Key Points about Frozen Shoulder

Symptoms from a frozen shoulder can last from one to three years and develop gradually.

The main symptoms of a frozen shoulder are stiffness and pain in the shoulder that makes it difficult to move.

There are three stages to a frozen shoulder:

  • Freezing stage: pain begins to develop in the should anytime you move it, and your mobility becomes limited. The freezing stage can last six to nine months.
  • Frozen stage: pain may be getting better, but you are getting stiffer, and it becomes harder to get through daily activities. The frozen stage can last four to 12 months.
  • Thawing stage: Your range of motion will start to come back. The thawing stage can take six to 12 months.
Common related conditions
Joint Instability Shoulder Dislocation Shoulder, Upper Arm, or Collarbone Fracture

Overview

Frozen shoulder, also known as adhesive capsulitis, is an orthopedic condition that affects the shoulder joint. The primary symptoms of frozen shoulder are pain and stiffness that develop gradually. Symptoms from frozen shoulder can take up to three years to go away.

When you have a frozen shoulder, the capsule (the tissue that surrounds the shoulder joint), becomes tight or thick. When this occurs, scar tissue begins to form, and there is less synovial fluid in the joint to keep it lubricated. Ultimately, this limits shoulder mobility and movement.

Frozen shoulder causes

It’s unclear why some people develop frozen shoulder. In other people, it is caused by inflammation, scarring, and thickening of the capsule around the shoulder joint.

Other orthopedic conditions that can lead to a frozen shoulder include:

  • Tendinitis
  • Bursitis
  • Rotator cuff injury

Any condition that requires long-term immobility of the shoulder can lead to a frozen shoulder.

Frozen shoulder symptoms

  • Pain and stiffness in the shoulder
  • Difficult or impossible to move your shoulder
  • Dull or achy pain
  • Pain in shoulder muscles
  • Pain gets worse at night

Frozen shoulder complications

The primary complication of a frozen shoulder is stiffness or pain. Some people have pain for as long as three years after treatment. In rare cases, patients have reported a biceps tendon rupture or humeral fracture after shoulder manipulation.

Frozen shoulder risk factors

While the cause of frozen shoulder is unknown, some groups of people are more at risk:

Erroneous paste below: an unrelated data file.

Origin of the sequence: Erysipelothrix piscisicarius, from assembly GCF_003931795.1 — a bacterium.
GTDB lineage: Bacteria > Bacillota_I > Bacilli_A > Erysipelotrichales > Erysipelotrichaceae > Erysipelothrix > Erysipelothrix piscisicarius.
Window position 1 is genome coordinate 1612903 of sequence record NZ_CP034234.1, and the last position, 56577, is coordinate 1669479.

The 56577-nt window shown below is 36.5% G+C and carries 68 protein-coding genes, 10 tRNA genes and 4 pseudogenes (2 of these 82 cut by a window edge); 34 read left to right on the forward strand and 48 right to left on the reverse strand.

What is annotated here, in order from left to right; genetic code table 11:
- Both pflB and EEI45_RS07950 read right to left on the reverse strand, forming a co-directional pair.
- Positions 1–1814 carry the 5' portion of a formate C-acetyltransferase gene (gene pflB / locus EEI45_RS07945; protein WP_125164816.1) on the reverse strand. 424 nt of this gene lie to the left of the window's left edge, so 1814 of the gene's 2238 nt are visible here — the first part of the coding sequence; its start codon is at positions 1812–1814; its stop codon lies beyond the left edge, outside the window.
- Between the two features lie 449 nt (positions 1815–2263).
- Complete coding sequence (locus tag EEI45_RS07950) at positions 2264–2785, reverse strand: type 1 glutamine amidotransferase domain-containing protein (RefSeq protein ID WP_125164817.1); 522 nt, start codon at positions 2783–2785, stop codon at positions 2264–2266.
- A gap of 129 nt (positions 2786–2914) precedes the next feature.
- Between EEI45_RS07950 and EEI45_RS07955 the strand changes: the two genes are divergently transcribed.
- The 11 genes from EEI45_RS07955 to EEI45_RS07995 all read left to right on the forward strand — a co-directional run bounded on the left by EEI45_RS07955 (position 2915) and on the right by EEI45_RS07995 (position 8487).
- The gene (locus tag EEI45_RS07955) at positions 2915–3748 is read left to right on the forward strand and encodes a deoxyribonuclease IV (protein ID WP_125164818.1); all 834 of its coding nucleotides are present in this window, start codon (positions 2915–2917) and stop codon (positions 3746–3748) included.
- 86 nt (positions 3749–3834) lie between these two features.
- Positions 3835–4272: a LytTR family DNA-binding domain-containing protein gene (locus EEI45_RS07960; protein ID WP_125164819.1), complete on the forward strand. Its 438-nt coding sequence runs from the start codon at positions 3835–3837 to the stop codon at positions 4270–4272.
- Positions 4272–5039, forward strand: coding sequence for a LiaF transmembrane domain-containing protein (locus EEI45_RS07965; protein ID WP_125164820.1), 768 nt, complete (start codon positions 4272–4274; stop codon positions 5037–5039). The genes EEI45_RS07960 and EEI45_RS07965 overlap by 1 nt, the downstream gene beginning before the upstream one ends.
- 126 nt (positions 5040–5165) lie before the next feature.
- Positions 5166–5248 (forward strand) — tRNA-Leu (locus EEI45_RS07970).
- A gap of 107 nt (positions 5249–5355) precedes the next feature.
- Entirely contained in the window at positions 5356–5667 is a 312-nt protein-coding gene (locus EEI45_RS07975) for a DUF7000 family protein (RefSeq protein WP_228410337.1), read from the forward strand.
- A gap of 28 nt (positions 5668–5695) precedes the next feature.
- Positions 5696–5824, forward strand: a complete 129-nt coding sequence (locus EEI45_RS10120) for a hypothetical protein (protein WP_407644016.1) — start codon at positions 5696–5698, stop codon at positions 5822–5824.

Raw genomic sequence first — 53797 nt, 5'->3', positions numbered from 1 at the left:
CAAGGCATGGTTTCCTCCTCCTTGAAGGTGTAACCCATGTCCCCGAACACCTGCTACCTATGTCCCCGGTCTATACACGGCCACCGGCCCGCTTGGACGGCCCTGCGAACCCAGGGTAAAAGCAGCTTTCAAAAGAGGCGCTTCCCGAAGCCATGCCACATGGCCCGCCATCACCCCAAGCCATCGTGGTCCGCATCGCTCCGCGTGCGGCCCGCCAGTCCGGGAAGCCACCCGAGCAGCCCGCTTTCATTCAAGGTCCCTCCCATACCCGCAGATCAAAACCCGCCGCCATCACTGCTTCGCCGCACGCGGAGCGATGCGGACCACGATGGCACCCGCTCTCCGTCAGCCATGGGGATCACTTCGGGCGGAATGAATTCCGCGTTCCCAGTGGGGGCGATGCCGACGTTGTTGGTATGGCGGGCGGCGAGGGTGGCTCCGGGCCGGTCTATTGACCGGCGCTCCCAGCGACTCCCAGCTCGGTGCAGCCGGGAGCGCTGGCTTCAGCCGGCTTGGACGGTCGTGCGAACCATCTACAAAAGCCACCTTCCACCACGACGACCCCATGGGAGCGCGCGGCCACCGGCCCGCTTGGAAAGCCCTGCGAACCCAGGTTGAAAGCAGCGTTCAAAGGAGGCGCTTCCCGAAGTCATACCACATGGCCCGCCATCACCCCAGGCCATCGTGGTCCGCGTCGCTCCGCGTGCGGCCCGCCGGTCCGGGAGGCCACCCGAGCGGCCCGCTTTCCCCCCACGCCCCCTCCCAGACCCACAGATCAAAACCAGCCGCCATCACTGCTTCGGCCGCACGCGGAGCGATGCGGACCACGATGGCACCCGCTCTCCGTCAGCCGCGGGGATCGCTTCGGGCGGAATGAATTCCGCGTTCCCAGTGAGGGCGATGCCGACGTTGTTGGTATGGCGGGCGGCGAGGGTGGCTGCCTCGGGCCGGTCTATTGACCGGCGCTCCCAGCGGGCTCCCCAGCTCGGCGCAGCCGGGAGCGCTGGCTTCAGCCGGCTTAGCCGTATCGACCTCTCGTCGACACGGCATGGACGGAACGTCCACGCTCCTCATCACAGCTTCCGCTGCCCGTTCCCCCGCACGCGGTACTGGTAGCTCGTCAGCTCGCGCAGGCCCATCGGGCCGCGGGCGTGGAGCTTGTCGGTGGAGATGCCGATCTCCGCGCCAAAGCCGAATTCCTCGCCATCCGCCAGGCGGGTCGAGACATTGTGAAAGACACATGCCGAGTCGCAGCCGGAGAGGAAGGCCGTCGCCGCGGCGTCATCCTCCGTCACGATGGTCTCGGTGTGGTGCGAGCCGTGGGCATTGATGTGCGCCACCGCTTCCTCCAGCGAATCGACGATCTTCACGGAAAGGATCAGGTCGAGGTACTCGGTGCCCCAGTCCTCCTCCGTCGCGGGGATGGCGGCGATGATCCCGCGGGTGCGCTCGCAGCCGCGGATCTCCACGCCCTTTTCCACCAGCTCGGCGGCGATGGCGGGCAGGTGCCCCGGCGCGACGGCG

• Women: Women are more likely than men to get a frozen shoulder.
  • Age: People between the ages of 40 and 60 are more likely to get it.
  • Medical history: If you have had an injury in the past or surgery that keeps you from moving your arm.

Certain medical conditions put you at a higher risk of developing a frozen shoulder. These include:

  • Diabetes – as many as 20% of people with diabetes eventually are diagnosed with frozen shoulder
  • Heart disease
  • Thyroid disease
  • Parkinson’s disease

Frozen shoulder prevention

While the cause of frozen shoulder is unknown, you can take preventative steps to decrease your chances of developing it. They include:

  • Perform daily gentle, progressive range-of-motion exercises
  • Stretch the area — ask your doctor the best stretches to do for your shoulders
  • Strengthen your shoulder

Frozen shoulder diagnosis

You doctor will be able to diagnose frozen shoulder during a physical exam. During the exam, he or she will take a full medical history to understand any potential causes of your symptoms. To confirm your diagnosis, your doctor may also order an ultrasound, X-ray, or MRI.

Frozen shoulder treatment

  • Medications - As a first-line treatment, your doctor may prescribe you non-steroidal anti-inflammatory medications to help with the pain.
  • Exercises that strengthen and stretch the shoulder - To help increase your range of motion, your doctor may recommend physical therapy to strengthen and stretch the shoulder muscles.

If symptoms intensify, other treatments include:

  • Corticosteroid injection: An injection in the shoulder to help with pain and improve range of motion.
  • Joint distension: An injection of water into the shoulder capsule to expand it and help with motion.
  • Shoulder manipulation: Used to loosen the shoulder tissue but rarely done anymore because arthroscopic surgery has replaced it.
  • Surgery: Used as a last resort option

When should I seek care?

If you are experiencing shoulder pain and stiffness or other symptoms related to frozen shoulder, contact your doctor to make an appointment.

Next Steps

Your doctor will be able to recommend the best treatment for your case. Initially, he or she may recommend lifestyle changes or anti-inflammatory medication to prevent risk factors associated with a frozen shoulder.

While the cause of frozen shoulder is unknown, your doctor may tell you to do simple shoulder movements and exercises to help prevent frozen shoulder.

Call your doctor right away if your symptoms change or worsen.